In the problem of technique we have the vowel and consonant; and vowels stand for rest, consonants for motion. In the word brisk, the i is the sound that you don’t use lips and teeth to make; it is a rest place. But i is the quickest vowel; ow is slower; oo is slower. If you say “Oooo” long enough, you'll get somebody feeling so wonderful and so lazy, he won’t want to move. But the fact that vowels stand for rest is clear when we think that we can make a separate word out of oh, but we couldn’t make a separate word out of t or even st.

If you go at “technique” (in the false sense), and you know what an “open vowel” is and a “closed vowel” and a “swift consonant” and a “slow consonant,” you try to arrange them; and you write a little bit like Austin Dobson or Robert Lowell. It is very fine to have our consonants arranged and our vowels arranged; but along with that, there must be the surge. Surge into precision, and, through precision, the better understanding of surge, is what technique is about. Vowels and consonants are important, and any person who wants to be interested in poetry or writing and doesn’t have a love for vowels and consonants is a person really who doesn’t have a love for writing at its most intense.

As we feel a poem, we get the sense of contraction and expansion, delicately but unmistakably. The world can be seen in the atom, and it can be seen in a single group of words. The way of getting to the feeling that the world makes sense is through a specific line of poetry—that is, if we know what the line is about and we really can distinguish it.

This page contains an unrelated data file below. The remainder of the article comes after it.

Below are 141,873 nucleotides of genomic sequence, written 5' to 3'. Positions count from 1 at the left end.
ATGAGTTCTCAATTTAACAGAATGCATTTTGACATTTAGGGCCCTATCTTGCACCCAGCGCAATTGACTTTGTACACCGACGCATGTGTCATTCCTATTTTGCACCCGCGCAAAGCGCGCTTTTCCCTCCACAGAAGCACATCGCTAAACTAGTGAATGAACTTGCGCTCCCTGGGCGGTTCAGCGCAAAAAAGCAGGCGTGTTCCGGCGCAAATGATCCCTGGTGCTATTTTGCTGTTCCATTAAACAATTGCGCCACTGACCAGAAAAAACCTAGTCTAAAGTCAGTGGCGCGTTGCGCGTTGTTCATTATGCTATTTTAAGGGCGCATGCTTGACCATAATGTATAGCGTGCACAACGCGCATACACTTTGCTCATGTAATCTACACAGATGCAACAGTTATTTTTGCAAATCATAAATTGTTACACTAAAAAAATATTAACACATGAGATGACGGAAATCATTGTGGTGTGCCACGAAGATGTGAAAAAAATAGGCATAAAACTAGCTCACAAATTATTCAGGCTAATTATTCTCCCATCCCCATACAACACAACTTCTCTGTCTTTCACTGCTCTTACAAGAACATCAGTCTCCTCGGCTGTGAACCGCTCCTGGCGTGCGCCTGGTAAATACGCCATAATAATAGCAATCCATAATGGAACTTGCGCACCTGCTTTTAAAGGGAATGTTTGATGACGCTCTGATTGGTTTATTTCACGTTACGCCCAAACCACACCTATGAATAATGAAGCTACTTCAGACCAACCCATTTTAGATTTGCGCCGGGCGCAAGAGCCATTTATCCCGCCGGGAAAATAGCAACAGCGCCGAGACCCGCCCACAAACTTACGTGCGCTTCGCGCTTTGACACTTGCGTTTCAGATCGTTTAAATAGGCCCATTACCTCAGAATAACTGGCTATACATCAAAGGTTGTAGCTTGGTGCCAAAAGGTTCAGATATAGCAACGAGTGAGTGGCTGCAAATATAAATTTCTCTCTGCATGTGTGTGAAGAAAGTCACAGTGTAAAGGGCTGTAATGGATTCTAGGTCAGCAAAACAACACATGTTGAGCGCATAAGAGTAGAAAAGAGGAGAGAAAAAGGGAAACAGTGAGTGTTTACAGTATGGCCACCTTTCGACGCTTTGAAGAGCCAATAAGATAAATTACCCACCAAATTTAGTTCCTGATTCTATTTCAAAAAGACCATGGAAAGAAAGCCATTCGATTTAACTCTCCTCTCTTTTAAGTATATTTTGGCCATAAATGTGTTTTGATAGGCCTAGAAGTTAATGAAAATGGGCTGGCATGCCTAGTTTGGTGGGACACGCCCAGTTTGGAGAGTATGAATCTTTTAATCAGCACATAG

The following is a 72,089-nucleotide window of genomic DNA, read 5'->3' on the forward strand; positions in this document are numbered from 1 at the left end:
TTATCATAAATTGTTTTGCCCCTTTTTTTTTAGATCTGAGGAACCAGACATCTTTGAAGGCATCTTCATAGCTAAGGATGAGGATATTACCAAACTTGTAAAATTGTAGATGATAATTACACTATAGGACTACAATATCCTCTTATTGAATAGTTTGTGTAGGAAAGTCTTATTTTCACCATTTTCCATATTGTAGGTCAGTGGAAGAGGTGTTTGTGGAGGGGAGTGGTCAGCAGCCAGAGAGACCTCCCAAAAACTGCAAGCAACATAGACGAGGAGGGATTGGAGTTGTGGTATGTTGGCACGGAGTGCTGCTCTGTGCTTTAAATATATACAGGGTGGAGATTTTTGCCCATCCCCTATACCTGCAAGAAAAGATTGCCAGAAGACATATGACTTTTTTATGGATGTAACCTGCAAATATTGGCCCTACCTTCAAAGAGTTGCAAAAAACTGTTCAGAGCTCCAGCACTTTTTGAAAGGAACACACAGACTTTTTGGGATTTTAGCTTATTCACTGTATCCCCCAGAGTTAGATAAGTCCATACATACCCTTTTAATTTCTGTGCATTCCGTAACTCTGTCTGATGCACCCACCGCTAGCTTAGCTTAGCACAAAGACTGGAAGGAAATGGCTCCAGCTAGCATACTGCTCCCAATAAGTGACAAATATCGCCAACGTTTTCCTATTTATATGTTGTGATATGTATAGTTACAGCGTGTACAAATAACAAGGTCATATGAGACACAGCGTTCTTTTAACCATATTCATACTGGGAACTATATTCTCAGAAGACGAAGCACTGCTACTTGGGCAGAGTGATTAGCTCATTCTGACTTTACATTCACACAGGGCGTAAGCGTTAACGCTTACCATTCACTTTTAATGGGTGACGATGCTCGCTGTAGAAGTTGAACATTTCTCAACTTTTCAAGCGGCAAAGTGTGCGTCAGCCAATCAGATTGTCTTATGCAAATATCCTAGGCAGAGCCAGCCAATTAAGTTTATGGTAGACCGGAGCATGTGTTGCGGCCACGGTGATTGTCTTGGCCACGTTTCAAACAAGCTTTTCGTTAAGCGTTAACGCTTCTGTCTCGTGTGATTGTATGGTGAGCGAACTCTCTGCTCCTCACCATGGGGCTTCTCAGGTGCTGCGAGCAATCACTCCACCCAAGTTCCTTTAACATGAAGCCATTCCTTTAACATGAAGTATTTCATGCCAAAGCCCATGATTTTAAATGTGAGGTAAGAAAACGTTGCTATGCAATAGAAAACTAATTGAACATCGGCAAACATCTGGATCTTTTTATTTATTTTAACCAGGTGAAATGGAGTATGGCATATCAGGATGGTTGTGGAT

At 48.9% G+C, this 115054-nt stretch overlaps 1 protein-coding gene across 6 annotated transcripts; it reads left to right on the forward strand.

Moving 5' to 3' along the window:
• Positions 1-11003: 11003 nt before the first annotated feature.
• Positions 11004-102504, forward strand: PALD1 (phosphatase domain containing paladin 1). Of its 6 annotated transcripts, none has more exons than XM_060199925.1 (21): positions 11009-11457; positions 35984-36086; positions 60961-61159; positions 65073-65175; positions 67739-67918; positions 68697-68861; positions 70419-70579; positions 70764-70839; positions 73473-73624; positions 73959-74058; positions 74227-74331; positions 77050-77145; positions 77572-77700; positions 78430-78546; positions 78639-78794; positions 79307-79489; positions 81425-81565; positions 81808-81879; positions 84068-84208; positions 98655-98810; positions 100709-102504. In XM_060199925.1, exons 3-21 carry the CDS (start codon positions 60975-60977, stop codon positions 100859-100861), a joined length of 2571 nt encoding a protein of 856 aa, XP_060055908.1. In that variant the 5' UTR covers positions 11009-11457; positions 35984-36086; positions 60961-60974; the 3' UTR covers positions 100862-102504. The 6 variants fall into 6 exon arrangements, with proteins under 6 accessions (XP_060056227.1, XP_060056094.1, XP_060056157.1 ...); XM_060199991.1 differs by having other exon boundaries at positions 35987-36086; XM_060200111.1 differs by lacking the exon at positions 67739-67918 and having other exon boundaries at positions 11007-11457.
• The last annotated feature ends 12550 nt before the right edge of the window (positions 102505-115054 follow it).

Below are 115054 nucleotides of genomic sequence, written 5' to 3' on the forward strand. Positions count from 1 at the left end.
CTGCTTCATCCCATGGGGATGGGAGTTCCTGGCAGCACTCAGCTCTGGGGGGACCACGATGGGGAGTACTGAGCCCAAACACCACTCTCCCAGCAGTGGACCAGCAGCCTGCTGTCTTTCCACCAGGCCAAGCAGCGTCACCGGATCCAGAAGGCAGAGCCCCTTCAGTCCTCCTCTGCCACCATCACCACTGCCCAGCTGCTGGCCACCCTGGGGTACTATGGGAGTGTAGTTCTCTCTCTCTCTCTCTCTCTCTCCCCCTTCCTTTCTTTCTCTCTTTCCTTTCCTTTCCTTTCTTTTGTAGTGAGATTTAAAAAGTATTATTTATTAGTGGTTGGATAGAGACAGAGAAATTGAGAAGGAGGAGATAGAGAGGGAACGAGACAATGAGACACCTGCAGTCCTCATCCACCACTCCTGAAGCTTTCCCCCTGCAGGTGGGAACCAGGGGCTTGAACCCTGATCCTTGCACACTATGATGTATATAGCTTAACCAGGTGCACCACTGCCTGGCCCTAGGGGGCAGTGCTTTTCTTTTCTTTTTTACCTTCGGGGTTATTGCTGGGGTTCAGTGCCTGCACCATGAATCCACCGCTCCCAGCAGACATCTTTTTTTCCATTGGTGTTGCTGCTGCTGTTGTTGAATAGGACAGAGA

Another thing about technique is slowness and speed. A word like deliver is rather fast. A word like necessary is faster. But words like calm, cool, pool, cloud are slower. Suppose we say “the necessary pool.” What do we have? We have a putting together of that rather self-contented idea, the pool, with a rather urgent and swifter idea like necessary. Suppose we take a swift idea like reed, and we put with it ancient: “the ancient reed.” Now, this cannot be done in cold blood, and I am not doing it in cold blood. But the sound of sh in ancient is very different from the sound of reed; and further, in the idea of reed is something that sways, something that may be there for a while but may be gone after a while; and in the word ancient there is much time.

Take a line of William Carlos Williams: “Now that I have cooled to you.” This could be said in ever so many other ways: “On this occasion, when I have lost interest in you.” What is the difference? The rea-son that the line “Now that I have cooled to you” is so big a line—it is one of the best lines in American poetry of the 20th century—is that it has in it coolness and heat. There is a feeling that something is going on in the nature of coolness, but there is warmth in the line. It happens that a sound like now (and even the placing of the word cooled) makes for warmth.

So we find that technique in the most delicate sense of the word has to do with how you felt something.


A Man’s Contempt

By Derek Mali

I am tremendously grateful to Eli Siegel and Aesthetic Realism for their scientific and kind seeing that every person has two opposing drives: the desire to respect the world, see meaning in it; and the desire to have contempt for people and things. As a boy, I was hoping to like the world as I read many books with great pleasure, and as I would hover about when my father built a bookcase or a repairman fixed a stove, to learn how they did it. Soon I began taking things apart to see how they worked or to fix them. But I also used things I met to see the world as cold and inimical and to have contempt.